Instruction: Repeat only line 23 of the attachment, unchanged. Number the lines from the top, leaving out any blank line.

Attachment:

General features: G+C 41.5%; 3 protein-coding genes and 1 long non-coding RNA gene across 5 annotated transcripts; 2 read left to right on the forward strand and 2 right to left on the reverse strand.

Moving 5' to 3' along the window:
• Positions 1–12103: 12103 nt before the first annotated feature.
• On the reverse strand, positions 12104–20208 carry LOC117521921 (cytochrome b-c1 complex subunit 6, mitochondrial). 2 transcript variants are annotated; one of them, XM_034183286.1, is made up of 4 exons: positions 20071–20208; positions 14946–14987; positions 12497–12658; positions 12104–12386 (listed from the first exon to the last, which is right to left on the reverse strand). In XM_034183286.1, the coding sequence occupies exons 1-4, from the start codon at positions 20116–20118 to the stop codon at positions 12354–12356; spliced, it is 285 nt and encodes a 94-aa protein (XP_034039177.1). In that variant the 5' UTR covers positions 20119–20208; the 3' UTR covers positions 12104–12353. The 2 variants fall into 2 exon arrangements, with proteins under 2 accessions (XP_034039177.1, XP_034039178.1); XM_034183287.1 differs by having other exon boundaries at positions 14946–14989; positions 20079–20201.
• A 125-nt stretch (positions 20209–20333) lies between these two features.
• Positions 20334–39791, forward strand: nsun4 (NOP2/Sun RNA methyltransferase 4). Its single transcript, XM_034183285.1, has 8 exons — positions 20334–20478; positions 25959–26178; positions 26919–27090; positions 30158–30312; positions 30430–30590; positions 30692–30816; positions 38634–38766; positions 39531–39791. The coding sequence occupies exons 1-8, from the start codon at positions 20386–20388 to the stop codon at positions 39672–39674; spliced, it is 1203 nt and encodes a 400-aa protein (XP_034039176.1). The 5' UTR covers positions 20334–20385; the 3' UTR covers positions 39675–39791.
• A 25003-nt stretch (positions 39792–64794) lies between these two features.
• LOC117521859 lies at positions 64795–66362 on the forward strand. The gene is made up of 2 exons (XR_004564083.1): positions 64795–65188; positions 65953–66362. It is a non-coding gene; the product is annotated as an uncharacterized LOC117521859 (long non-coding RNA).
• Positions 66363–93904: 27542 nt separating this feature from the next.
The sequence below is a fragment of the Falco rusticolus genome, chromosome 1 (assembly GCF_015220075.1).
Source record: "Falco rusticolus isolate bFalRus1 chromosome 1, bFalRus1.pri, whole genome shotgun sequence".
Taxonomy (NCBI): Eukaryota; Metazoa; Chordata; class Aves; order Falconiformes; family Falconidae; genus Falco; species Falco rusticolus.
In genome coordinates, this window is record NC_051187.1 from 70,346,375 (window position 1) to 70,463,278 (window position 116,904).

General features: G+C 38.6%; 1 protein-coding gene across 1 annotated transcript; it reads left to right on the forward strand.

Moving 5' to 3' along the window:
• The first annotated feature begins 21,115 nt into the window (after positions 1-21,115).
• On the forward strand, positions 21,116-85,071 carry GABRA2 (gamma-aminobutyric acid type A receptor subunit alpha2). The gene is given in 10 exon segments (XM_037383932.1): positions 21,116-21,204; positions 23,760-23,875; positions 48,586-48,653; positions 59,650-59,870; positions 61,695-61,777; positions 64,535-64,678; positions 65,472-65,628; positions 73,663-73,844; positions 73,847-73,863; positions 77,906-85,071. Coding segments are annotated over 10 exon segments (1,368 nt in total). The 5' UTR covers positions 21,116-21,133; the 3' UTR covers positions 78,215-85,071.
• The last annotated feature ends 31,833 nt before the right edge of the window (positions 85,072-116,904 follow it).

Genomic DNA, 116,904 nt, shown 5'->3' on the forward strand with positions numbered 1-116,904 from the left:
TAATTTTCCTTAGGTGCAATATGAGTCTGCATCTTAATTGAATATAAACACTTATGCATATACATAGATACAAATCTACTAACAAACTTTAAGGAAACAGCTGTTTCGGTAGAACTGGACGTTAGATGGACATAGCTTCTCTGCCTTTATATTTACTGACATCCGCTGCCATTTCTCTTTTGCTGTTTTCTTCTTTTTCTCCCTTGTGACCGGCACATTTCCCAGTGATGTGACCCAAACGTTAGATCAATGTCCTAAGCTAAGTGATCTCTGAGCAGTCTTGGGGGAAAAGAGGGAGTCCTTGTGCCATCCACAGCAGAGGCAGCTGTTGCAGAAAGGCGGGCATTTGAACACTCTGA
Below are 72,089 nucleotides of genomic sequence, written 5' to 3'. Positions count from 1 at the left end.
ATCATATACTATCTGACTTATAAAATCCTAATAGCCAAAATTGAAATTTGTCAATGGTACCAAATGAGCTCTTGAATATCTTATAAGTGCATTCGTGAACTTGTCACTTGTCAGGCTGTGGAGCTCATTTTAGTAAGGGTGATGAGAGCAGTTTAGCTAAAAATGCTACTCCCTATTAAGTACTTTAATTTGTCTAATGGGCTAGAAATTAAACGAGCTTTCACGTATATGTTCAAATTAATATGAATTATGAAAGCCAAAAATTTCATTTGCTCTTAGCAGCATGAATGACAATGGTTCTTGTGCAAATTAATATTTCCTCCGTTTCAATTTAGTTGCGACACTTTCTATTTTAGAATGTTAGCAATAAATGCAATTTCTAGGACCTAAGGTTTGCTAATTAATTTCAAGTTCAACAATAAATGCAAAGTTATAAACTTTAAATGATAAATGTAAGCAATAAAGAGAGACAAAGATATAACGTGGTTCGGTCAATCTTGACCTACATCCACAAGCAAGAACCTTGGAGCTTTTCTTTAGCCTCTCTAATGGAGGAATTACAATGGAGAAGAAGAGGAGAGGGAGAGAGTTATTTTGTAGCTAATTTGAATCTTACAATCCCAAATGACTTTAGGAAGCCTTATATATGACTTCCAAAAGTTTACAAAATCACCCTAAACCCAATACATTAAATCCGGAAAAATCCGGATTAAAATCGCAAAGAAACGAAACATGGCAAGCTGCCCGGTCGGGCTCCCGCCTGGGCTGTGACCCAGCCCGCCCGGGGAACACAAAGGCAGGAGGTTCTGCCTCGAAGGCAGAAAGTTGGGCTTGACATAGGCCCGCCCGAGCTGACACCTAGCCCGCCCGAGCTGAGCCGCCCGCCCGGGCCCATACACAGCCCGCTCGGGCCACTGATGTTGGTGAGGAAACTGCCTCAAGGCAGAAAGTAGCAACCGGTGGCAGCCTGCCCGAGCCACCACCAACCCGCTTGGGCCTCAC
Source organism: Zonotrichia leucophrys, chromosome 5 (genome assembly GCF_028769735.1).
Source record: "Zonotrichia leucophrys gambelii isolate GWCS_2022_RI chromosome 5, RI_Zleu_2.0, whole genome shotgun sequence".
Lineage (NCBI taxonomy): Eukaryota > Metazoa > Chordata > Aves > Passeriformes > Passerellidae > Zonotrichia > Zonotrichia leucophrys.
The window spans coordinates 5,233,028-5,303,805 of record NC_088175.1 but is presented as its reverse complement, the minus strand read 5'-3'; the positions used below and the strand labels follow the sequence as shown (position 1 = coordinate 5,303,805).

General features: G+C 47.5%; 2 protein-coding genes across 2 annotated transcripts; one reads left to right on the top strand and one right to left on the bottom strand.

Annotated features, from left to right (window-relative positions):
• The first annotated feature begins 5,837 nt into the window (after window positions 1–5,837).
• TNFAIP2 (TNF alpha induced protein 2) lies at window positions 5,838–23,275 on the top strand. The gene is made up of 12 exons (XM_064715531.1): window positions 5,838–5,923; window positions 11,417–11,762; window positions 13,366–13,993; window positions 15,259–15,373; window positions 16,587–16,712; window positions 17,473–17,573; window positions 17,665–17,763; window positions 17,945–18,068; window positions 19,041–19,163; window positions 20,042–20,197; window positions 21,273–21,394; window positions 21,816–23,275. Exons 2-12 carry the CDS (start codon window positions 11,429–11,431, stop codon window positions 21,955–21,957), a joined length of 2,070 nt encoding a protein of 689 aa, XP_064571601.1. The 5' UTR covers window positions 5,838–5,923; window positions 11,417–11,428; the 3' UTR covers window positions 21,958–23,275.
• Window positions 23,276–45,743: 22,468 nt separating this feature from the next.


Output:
Source organism: Zonotrichia leucophrys, chromosome 5 (genome assembly GCF_028769735.1).